UNC Health Care

Allergies …or Something Else?

It’s that time of year again. Your eyes itch, your nose is runny, you sneeze constantly and your head is congested-all-too-familiar symptoms for the estimated 18.6 million Americans who suffer from allergic rhinitis or hay fever. But when you’re used to coping with miserable symptoms from spring through fall, how do you know when you’re really sick? Key warning signs that your symptoms are not from your allergies include fever, body aches, yellow or green nasal discharge and malaise.

Use the symptoms below to see whether your ah-choo is from allergies…or something else.

Don’t miss an all-new Rex On Call episode focusing on allergies Monday April 16 at 1pm on WRAL.

It may be an allergy if you experience…

  • sneezing, sinus congestion, clear nasal discharge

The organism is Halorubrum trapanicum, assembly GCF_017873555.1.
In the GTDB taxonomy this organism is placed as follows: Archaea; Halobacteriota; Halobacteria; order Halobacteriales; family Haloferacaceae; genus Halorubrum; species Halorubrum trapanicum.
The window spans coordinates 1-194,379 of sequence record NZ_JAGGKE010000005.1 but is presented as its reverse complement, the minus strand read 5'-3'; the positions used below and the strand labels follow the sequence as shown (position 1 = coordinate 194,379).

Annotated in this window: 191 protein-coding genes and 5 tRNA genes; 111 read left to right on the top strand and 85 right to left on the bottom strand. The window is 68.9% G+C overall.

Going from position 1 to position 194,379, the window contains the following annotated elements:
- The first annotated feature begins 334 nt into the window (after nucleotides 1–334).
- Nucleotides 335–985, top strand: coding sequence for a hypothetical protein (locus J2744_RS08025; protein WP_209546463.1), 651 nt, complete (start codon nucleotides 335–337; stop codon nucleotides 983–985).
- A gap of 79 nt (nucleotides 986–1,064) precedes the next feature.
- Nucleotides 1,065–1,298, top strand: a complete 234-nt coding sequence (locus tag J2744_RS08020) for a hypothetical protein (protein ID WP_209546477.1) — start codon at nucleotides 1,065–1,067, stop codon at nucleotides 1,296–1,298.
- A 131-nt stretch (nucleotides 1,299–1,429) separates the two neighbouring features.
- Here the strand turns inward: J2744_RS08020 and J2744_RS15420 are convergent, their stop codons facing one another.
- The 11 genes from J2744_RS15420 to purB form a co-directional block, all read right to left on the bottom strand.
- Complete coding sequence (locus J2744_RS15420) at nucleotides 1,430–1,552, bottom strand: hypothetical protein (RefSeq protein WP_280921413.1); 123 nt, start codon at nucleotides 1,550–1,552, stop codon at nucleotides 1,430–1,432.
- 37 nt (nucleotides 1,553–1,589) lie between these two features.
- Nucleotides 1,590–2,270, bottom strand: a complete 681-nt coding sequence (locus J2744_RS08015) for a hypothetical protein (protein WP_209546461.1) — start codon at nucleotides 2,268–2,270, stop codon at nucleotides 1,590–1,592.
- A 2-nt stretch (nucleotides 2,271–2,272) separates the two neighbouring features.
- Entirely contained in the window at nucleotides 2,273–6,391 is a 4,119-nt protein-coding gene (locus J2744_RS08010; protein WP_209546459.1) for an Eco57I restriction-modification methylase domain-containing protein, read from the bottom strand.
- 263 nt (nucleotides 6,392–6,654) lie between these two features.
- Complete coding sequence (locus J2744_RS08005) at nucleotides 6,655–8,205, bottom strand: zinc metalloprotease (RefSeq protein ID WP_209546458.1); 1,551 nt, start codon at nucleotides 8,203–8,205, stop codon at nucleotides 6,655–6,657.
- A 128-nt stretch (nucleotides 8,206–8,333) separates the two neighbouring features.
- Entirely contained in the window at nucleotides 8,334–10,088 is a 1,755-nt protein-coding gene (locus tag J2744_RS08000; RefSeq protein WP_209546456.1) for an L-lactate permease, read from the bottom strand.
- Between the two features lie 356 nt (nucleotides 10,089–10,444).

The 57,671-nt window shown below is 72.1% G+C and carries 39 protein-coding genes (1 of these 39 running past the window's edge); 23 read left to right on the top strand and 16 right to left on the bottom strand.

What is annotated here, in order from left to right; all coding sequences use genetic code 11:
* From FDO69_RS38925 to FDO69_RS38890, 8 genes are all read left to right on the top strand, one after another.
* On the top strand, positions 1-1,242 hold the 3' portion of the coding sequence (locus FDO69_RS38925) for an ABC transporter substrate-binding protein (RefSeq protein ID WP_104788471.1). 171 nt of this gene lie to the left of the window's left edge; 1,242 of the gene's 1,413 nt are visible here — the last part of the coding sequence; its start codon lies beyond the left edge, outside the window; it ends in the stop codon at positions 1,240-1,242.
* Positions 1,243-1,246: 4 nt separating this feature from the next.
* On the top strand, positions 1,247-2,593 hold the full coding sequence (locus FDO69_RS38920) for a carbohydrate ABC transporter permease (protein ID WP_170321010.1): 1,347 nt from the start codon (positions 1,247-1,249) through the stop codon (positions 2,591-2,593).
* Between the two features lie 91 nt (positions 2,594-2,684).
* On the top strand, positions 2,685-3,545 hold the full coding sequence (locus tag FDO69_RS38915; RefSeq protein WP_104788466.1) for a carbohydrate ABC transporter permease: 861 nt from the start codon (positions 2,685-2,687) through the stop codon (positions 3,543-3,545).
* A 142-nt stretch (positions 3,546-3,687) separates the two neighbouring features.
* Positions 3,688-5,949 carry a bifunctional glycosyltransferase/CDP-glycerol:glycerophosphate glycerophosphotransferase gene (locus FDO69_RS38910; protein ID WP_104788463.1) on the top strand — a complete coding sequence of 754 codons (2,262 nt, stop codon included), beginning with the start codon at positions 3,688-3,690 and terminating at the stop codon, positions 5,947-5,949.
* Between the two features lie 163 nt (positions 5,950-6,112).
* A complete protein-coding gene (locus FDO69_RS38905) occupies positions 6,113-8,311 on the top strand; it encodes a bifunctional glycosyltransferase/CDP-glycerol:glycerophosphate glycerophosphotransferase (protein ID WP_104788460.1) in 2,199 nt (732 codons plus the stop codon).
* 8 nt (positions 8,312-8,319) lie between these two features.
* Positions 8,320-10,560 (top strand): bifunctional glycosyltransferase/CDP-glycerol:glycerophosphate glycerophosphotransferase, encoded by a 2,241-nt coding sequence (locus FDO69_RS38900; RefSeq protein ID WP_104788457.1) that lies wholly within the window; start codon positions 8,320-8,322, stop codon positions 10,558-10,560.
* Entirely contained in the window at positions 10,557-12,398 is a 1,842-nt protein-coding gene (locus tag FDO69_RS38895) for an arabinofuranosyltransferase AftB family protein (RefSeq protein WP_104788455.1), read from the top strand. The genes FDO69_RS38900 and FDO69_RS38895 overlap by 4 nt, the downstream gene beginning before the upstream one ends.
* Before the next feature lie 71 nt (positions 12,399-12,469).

• heavier symptoms in the spring and fall, which suggest sensitivity to outdoor allergens like tree, grass and weed pollen
  • year-round symptoms that may also include cough, headache or facial pain, which suggest sensitivity to indoor allergens like dust mites, mold and pet dander
  • itchy, watery eyes, redness, swelling or dark under-eye circles (allergic shiners), which suggest allergies or allergic conjunctivitis
  • wheezing, coughing, mucus and other asthma-like symptoms, which can be triggered by an allergy to pollen, mold, dust mites, animal dander or certain foods

It may not be an allergy if you experience…

  • fever, body aches, sore throat and thick, colored nasal discharge
  • sinus pain, fatigue, head and ear congestion, toothache and bad-tasting postnasal drip
  • a thick, yellow discharge that crusts over the eyes, especially during sleep
  • increased difficulty breathing
  • a continual cough that produces large amounts of mucus

Call your doctor any time your symptoms worsen, your medication no longer provides relief or you develop new symptoms such as a rash or wheezing.

Source: Dowden Custom Media. Published with permission.